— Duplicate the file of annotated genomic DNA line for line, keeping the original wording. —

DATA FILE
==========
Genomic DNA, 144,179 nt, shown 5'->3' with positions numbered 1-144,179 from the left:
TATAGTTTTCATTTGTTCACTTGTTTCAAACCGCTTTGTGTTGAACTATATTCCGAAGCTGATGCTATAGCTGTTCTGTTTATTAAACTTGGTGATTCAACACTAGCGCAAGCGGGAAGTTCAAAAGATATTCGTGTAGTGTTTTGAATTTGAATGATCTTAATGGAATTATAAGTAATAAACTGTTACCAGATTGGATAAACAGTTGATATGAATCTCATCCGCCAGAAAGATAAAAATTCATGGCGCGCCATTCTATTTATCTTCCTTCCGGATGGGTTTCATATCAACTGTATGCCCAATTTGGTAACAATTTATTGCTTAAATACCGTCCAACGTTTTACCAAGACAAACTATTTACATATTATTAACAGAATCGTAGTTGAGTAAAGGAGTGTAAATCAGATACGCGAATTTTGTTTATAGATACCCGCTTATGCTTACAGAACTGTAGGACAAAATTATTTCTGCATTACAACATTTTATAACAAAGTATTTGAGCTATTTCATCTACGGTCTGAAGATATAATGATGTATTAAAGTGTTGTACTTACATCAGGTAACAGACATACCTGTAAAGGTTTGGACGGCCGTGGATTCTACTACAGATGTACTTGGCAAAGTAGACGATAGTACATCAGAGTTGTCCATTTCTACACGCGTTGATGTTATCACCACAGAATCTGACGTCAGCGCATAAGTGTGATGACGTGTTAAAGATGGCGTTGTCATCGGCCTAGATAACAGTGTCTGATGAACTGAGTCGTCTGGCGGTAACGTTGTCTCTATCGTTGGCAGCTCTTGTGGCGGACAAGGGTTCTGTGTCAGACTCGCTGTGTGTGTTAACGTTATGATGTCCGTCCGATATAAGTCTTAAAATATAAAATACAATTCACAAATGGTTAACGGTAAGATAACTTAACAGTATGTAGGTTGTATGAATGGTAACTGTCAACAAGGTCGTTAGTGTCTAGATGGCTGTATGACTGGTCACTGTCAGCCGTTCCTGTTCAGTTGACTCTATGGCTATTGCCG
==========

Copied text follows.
Genomic DNA, 144,179 nt, shown 5'->3' with positions numbered 1-144,179 from the left:
TATAGTTTTCATTTGTTCACTTGTTTCAAACCGCTTTGTGTTGAACTATATTCCGAAGCTGATGCTATAGCTGTTCTGTTTATTAAACTTGGTGATTCAACACTAGCGCAAGCGGGAAGTTCAAAAGATATTCGTGTAGTGTTTTGAATTTGAATGATCTTAATGGAATTATAAGTAATAAACTGTTACCAGATTGGATAAACAGTTGATATGAATCTCATCCGCCAGAAAGATAAAAATTCATGGCGCGCCATTCTATTTATCTTCCTTCCGGATGGGTTTCATATCAACTGTATGCCCAATTTGGTAACAATTTATTGCTTAAATACCGTCCAACGTTTTACCAAGACAAACTATTTACATATTATTAACAGAATCGTAGTTGAGTAAAGGAGTGTAAATCAGATACGCGAATTTTGTTTATAGATACCCGCTTATGCTTACAGAACTGTAGGACAAAATTATTTCTGCATTACAACATTTTATAACAAAGTATTTGAGCTATTTCATCTACGGTCTGAAGATATAATGATGTATTAAAGTGTTGTACTTACATCAGGTAACAGACATACCTGTAAAGGTTTGGACGGCCGTGGATTCTACTACAGATGTACTTGGCAAAGTAGACGATAGTACATCAGAGTTGTCCATTTCTACACGCGTTGATGTTATCACCACAGAATCTGACGTCAGCGCATAAGTGTGATGACGTGTTAAAGATGGCGTTGTCATCGGCCTAGATAACAGTGTCTGATGAACTGAGTCGTCTGGCGGTAACGTTGTCTCTATCGTTGGCAGCTCTTGTGGCGGACAAGGGTTCTGTGTCAGACTCGCTGTGTGTGTTAACGTTATGATGTCCGTCCGATATAAGTCTTAAAATATAAAATACAATTCACAAATGGTTAACGGTAAGATAACTTAACAGTATGTAGGTTGTATGAATGGTAACTGTCAACAAGGTCGTTAGTGTCTAGATGGCTGTATGACTGGTCACTGTCAGCCGTTCCTGTTCAGTTGACTCTATGGCTATTGCCG